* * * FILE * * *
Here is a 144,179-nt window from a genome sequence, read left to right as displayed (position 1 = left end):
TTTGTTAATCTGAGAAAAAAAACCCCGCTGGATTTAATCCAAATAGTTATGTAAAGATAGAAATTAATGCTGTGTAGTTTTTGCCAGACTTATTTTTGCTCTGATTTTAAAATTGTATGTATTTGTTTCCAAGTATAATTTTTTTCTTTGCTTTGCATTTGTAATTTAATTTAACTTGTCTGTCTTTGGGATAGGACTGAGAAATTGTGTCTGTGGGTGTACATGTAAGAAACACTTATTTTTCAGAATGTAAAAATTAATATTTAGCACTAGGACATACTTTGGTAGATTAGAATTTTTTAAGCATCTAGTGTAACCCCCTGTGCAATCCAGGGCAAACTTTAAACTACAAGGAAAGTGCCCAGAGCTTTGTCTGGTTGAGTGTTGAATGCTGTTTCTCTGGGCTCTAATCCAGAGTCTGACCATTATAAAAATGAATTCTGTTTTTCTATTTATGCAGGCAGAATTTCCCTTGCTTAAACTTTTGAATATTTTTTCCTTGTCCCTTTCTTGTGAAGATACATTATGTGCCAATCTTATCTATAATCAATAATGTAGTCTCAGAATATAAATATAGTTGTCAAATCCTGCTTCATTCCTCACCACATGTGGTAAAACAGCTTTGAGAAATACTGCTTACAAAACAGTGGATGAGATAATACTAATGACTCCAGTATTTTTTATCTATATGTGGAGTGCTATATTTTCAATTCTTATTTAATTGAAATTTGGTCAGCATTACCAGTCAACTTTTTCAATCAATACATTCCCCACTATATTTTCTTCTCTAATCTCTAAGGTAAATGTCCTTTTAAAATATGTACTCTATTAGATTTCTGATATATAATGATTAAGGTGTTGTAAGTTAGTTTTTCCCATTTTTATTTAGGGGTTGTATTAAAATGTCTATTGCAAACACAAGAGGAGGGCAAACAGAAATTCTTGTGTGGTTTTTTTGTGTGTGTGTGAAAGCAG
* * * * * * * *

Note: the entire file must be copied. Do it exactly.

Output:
Here is a 144,179-nt window from a genome sequence, read left to right as displayed (position 1 = left end):
TTTGTTAATCTGAGAAAAAAAACCCCGCTGGATTTAATCCAAATAGTTATGTAAAGATAGAAATTAATGCTGTGTAGTTTTTGCCAGACTTATTTTTGCTCTGATTTTAAAATTGTATGTATTTGTTTCCAAGTATAATTTTTTTCTTTGCTTTGCATTTGTAATTTAATTTAACTTGTCTGTCTTTGGGATAGGACTGAGAAATTGTGTCTGTGGGTGTACATGTAAGAAACACTTATTTTTCAGAATGTAAAAATTAATATTTAGCACTAGGACATACTTTGGTAGATTAGAATTTTTTAAGCATCTAGTGTAACCCCCTGTGCAATCCAGGGCAAACTTTAAACTACAAGGAAAGTGCCCAGAGCTTTGTCTGGTTGAGTGTTGAATGCTGTTTCTCTGGGCTCTAATCCAGAGTCTGACCATTATAAAAATGAATTCTGTTTTTCTATTTATGCAGGCAGAATTTCCCTTGCTTAAACTTTTGAATATTTTTTCCTTGTCCCTTTCTTGTGAAGATACATTATGTGCCAATCTTATCTATAATCAATAATGTAGTCTCAGAATATAAATATAGTTGTCAAATCCTGCTTCATTCCTCACCACATGTGGTAAAACAGCTTTGAGAAATACTGCTTACAAAACAGTGGATGAGATAATACTAATGACTCCAGTATTTTTTATCTATATGTGGAGTGCTATATTTTCAATTCTTATTTAATTGAAATTTGGTCAGCATTACCAGTCAACTTTTTCAATCAATACATTCCCCACTATATTTTCTTCTCTAATCTCTAAGGTAAATGTCCTTTTAAAATATGTACTCTATTAGATTTCTGATATATAATGATTAAGGTGTTGTAAGTTAGTTTTTCCCATTTTTATTTAGGGGTTGTATTAAAATGTCTATTGCAAACACAAGAGGAGGGCAAACAGAAATTCTTGTGTGGTTTTTTTGTGTGTGTGTGAAAGCAG